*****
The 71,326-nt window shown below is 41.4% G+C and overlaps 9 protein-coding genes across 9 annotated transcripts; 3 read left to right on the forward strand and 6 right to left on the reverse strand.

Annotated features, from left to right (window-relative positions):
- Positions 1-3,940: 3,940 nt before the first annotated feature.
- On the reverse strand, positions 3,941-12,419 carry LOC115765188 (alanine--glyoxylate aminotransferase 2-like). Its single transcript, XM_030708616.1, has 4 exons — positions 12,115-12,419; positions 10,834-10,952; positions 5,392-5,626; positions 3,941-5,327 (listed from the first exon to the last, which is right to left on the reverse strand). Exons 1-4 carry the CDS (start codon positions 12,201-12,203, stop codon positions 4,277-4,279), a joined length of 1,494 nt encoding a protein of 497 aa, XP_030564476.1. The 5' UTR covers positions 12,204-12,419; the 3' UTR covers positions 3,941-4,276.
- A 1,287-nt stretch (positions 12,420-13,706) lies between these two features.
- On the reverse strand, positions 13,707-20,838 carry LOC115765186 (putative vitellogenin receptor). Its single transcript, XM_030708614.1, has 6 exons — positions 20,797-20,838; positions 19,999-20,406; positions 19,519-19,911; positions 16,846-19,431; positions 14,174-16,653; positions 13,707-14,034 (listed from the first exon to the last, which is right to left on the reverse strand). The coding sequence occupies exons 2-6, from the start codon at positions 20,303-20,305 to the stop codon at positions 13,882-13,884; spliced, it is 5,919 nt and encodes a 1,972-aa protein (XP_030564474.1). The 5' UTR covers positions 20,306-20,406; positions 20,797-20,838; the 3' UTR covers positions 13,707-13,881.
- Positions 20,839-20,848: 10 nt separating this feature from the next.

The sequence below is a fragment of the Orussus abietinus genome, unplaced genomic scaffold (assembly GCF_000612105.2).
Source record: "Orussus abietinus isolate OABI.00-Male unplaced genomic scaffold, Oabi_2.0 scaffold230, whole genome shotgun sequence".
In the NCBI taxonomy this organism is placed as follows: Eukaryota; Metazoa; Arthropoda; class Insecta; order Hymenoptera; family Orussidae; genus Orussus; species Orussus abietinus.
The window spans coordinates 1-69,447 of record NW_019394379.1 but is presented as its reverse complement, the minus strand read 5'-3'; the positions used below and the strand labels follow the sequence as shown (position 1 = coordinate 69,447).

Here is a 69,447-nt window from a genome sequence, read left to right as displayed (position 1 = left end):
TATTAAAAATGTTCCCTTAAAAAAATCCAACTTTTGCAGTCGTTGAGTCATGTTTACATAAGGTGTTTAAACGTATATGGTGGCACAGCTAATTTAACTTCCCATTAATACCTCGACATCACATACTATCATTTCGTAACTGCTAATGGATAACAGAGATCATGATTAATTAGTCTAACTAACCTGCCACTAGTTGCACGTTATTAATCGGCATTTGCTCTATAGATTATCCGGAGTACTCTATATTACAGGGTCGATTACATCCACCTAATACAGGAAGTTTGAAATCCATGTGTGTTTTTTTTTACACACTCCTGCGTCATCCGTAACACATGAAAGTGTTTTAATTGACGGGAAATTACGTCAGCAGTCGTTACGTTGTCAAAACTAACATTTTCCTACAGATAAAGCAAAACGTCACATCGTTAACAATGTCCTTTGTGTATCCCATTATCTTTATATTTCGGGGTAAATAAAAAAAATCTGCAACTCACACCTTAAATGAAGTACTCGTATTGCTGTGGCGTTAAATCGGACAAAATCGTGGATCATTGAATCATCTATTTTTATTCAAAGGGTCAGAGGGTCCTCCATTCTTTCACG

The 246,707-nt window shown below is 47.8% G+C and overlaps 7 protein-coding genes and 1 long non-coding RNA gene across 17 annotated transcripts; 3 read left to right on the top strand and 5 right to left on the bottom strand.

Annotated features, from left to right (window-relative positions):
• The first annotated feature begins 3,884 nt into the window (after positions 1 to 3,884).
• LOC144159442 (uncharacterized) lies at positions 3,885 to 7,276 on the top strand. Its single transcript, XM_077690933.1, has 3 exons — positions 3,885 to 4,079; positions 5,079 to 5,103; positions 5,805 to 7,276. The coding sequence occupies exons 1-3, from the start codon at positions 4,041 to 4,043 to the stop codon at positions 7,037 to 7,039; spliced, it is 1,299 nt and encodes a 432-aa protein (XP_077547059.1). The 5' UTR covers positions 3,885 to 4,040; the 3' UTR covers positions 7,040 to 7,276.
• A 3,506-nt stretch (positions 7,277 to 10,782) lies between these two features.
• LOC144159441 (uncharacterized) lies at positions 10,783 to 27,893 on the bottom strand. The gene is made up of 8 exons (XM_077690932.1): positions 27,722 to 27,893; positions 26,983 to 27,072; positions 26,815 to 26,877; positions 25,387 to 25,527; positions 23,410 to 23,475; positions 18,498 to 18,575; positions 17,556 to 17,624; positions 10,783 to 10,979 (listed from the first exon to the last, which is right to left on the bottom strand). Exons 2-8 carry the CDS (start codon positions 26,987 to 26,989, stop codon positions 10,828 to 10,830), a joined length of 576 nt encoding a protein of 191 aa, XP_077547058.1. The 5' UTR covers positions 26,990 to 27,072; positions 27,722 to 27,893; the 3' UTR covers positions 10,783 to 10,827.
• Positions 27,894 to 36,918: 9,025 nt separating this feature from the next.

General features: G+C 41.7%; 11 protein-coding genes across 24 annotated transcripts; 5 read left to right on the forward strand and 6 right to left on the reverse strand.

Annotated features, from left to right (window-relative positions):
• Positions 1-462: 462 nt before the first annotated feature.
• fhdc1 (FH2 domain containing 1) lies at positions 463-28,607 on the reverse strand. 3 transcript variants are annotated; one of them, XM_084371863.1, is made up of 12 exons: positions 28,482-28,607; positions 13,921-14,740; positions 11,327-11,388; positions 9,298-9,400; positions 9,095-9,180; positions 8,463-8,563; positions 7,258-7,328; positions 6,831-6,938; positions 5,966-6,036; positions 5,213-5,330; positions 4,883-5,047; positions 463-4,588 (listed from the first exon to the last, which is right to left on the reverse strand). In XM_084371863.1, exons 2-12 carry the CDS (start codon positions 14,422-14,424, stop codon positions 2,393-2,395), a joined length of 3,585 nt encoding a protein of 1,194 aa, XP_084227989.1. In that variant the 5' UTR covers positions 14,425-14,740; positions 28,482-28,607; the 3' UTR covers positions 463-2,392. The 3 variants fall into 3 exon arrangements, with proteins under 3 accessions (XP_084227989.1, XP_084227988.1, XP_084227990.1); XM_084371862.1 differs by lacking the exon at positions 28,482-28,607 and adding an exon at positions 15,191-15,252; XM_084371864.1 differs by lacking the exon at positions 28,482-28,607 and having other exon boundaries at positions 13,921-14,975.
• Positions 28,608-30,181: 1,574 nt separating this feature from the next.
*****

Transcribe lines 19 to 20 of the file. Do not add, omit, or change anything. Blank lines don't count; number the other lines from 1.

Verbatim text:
• LOC144159441 (uncharacterized) lies at positions 10,783 to 27,893 on the bottom strand. The gene is made up of 8 exons (XM_077690932.1): positions 27,722 to 27,893; positions 26,983 to 27,072; positions 26,815 to 26,877; positions 25,387 to 25,527; positions 23,410 to 23,475; positions 18,498 to 18,575; positions 17,556 to 17,624; positions 10,783 to 10,979 (listed from the first exon to the last, which is right to left on the bottom strand). Exons 2-8 carry the CDS (start codon positions 26,987 to 26,989, stop codon positions 10,828 to 10,830), a joined length of 576 nt encoding a protein of 191 aa, XP_077547058.1. The 5' UTR covers positions 26,990 to 27,072; positions 27,722 to 27,893; the 3' UTR covers positions 10,783 to 10,827.
• Positions 27,894 to 36,918: 9,025 nt separating this feature from the next.